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By: jkabaseball
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    Table of Contents:
  • MetaRAM
  • What is MetaRAM?
  • Who needs MetaRAM?
  • Conclusion

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    (Page 1 of 4 )

    Computers and applications are so memory-hungry today that the quote once famously (and wrongly) attributed to Bill Gates back in the 1980s that "640 K ought to be enough for anybody" appears all but laughable. Manufacturers keep coming up with new kinds of RAM to keep us and our PCs satisfied. The newest is called MetaRAM. What is it, and what kind of future does it have? Keep reading to find out.


    Most people know what RAM is and what it does, but not much more than that. There are all kinds of different types of memory and different settings. There are even three different types of DDR memory alone, and there are other types besides DDR. Each type of DDR is different settings and speeds. Picking up an extra stick of memory is complicated.

    In case you are still not confused, there is now a whole new type of RAM, MetaRAM. Will MetaRAM become the next RD-RAM, and flop, or will it take off like the DDR lineup? We'll take a look at MetaRAM today. Is it just vaporware that will never make its way into the real market, or is it the next big thing?

    The Need for More Memory

    So how much memory do you need in your computer? This depends on lots of factors, such as what OS you are running or the types of applications you plan on utilizing. For your basic computer you can buy at Best Buy, 1 GB would be the minimum, and it's highly recommended you jump up to at least 2 GB. Using applications such as Adobe Photoshop and other applications that need to use excessive amounts of RAM will only increase the amount of RAM needed in a system. When running XP, 1 GB was plenty; now with Vista out now, 2 or 3 GB isn't unreasonable. The demand for more RAM is only increasing. We are left with 8 GB max that you can throw into a computer, and that isn't cheap.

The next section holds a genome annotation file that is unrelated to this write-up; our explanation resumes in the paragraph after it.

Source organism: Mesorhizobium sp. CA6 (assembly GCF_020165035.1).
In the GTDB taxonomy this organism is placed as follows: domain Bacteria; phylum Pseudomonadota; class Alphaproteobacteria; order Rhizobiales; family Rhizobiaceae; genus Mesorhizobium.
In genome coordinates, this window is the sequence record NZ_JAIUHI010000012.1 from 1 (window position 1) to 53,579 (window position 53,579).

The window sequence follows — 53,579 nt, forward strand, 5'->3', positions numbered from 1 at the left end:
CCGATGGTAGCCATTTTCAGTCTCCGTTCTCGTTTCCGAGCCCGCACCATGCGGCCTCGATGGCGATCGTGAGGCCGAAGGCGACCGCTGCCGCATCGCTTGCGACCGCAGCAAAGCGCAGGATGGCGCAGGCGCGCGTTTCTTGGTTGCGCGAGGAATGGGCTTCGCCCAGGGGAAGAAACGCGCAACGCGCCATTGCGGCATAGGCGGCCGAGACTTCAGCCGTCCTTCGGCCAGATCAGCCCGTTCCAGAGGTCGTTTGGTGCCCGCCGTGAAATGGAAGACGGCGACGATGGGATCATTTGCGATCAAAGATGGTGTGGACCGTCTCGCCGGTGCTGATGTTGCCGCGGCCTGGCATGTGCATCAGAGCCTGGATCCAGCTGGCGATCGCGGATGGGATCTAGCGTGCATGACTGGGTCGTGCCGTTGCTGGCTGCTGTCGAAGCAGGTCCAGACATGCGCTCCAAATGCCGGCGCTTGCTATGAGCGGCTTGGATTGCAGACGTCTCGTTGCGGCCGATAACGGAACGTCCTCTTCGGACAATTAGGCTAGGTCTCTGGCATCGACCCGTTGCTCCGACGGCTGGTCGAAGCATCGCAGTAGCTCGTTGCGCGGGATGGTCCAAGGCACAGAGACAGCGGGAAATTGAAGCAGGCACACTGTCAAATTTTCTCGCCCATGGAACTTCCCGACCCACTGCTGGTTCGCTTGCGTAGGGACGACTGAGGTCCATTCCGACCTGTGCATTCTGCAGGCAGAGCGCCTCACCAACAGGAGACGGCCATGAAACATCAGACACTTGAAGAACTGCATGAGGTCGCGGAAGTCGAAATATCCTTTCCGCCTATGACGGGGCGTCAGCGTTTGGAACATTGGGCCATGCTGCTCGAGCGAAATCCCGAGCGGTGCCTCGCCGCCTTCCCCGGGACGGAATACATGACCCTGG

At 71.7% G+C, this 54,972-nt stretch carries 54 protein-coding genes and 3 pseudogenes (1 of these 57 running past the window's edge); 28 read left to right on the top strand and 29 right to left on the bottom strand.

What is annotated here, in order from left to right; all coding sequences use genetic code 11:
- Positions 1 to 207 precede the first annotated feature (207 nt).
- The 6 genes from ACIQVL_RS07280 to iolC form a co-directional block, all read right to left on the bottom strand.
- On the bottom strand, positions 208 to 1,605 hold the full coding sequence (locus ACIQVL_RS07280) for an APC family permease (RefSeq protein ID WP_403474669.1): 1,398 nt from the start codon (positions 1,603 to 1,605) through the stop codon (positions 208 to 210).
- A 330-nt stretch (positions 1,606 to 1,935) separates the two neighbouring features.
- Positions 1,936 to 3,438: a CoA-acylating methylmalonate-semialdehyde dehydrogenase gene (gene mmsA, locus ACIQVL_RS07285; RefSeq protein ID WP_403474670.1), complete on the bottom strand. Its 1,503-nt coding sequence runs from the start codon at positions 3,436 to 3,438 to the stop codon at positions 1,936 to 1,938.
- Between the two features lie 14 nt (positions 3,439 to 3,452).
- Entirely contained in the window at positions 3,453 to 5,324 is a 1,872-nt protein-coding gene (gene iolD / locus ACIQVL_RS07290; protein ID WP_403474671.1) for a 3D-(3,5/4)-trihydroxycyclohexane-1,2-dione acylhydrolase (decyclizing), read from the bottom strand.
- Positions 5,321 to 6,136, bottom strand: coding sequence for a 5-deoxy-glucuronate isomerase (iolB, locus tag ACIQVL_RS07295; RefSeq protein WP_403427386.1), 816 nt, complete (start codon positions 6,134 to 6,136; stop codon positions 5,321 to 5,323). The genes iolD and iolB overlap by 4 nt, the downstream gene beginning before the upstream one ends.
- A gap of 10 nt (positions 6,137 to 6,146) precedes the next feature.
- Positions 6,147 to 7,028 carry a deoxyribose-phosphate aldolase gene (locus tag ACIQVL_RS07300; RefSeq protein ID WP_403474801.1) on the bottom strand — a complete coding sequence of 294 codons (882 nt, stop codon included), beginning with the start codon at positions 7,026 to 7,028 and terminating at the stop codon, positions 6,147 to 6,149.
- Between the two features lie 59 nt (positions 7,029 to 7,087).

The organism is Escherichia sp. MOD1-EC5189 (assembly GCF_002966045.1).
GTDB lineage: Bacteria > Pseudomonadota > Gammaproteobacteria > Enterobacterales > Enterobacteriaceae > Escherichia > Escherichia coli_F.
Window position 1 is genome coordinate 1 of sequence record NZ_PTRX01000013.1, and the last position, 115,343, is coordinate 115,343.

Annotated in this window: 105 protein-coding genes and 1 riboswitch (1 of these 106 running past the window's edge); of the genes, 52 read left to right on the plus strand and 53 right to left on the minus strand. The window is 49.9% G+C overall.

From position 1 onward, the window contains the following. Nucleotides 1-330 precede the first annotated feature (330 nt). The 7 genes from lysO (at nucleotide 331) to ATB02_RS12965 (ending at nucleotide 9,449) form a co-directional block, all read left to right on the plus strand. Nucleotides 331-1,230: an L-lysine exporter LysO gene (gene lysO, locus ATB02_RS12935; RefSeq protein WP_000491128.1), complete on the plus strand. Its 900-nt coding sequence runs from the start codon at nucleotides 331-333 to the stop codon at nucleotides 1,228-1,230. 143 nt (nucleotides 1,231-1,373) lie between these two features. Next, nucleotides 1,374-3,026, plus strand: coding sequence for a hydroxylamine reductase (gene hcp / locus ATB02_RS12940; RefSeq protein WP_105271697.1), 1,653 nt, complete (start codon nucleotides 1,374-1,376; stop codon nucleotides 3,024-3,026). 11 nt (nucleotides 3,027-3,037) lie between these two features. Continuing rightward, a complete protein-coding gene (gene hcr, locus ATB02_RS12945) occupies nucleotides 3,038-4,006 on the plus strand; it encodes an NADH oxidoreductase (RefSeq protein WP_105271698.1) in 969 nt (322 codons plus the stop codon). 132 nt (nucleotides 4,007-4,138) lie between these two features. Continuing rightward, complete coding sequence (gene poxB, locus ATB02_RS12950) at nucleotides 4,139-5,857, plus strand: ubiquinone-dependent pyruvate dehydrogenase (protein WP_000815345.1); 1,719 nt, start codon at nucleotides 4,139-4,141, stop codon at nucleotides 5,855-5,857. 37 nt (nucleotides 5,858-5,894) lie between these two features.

Servers are computers that are meant to help run networks for businesses or even the Internet. These are typically not only one computer running, but made up of many different computers working together. Each computer can have 2 quad core processors, and 64 GB RAM. It sounds like a super computer from the future. In the server world, it's nice to have quad cores, but 64 GB RAM isn't up to par. Servers need more RAM than most PCs, and this is where most of the demand for MetaRAM will come from. The ability to stuff the motherboard full of MetaRAM will dramatically increase the amount of RAM in servers.

    If you have ever read about Moore's Law, you know that his theory is that CPU transistors will double every two years. This theory is so accurate that it has almost become a "law." Memory isn't on the same page as CPUs, however. Memory takes about three years to double. Though there is no correlation to memory amount and CPU performance that says it needs to be 1 to 1, this is the foundation of the need for MetaRAM.

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